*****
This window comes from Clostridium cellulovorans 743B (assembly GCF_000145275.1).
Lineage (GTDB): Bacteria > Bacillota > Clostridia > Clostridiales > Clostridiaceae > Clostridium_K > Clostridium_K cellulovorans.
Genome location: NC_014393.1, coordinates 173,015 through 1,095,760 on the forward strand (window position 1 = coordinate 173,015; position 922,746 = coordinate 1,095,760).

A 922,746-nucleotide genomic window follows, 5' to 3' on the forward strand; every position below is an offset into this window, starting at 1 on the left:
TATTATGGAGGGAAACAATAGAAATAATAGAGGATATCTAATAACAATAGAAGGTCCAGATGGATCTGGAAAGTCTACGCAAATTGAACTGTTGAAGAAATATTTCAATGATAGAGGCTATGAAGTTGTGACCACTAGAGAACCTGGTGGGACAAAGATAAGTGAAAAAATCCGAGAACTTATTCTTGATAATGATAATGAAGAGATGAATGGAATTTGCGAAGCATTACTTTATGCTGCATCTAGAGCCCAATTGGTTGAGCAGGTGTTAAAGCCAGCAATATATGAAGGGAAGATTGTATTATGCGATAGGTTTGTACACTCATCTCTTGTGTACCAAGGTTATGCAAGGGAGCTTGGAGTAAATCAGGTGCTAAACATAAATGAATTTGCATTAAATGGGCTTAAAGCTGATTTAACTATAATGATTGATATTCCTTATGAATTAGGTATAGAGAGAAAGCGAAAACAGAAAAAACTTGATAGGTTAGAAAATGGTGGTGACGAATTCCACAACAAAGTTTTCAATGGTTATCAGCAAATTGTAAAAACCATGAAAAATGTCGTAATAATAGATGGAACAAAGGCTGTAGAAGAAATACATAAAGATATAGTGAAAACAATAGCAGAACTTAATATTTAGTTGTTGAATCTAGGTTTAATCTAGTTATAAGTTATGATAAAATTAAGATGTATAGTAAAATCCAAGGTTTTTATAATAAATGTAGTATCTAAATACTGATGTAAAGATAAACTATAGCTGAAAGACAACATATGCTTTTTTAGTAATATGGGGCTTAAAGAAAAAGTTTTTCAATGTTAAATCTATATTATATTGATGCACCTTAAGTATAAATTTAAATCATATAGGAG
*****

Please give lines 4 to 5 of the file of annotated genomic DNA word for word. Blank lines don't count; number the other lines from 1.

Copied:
A 922,746-nucleotide genomic window follows, 5' to 3' on the forward strand; every position below is an offset into this window, starting at 1 on the left:
TATTATGGAGGGAAACAATAGAAATAATAGAGGATATCTAATAACAATAGAAGGTCCAGATGGATCTGGAAAGTCTACGCAAATTGAACTGTTGAAGAAATATTTCAATGATAGAGGCTATGAAGTTGTGACCACTAGAGAACCTGGTGGGACAAAGATAAGTGAAAAAATCCGAGAACTTATTCTTGATAATGATAATGAAGAGATGAATGGAATTTGCGAAGCATTACTTTATGCTGCATCTAGAGCCCAATTGGTTGAGCAGGTGTTAAAGCCAGCAATATATGAAGGGAAGATTGTATTATGCGATAGGTTTGTACACTCATCTCTTGTGTACCAAGGTTATGCAAGGGAGCTTGGAGTAAATCAGGTGCTAAACATAAATGAATTTGCATTAAATGGGCTTAAAGCTGATTTAACTATAATGATTGATATTCCTTATGAATTAGGTATAGAGAGAAAGCGAAAACAGAAAAAACTTGATAGGTTAGAAAATGGTGGTGACGAATTCCACAACAAAGTTTTCAATGGTTATCAGCAAATTGTAAAAACCATGAAAAATGTCGTAATAATAGATGGAACAAAGGCTGTAGAAGAAATACATAAAGATATAGTGAAAACAATAGCAGAACTTAATATTTAGTTGTTGAATCTAGGTTTAATCTAGTTATAAGTTATGATAAAATTAAGATGTATAGTAAAATCCAAGGTTTTTATAATAAATGTAGTATCTAAATACTGATGTAAAGATAAACTATAGCTGAAAGACAACATATGCTTTTTTAGTAATATGGGGCTTAAAGAAAAAGTTTTTCAATGTTAAATCTATATTATATTGATGCACCTTAAGTATAAATTTAAATCATATAGGAG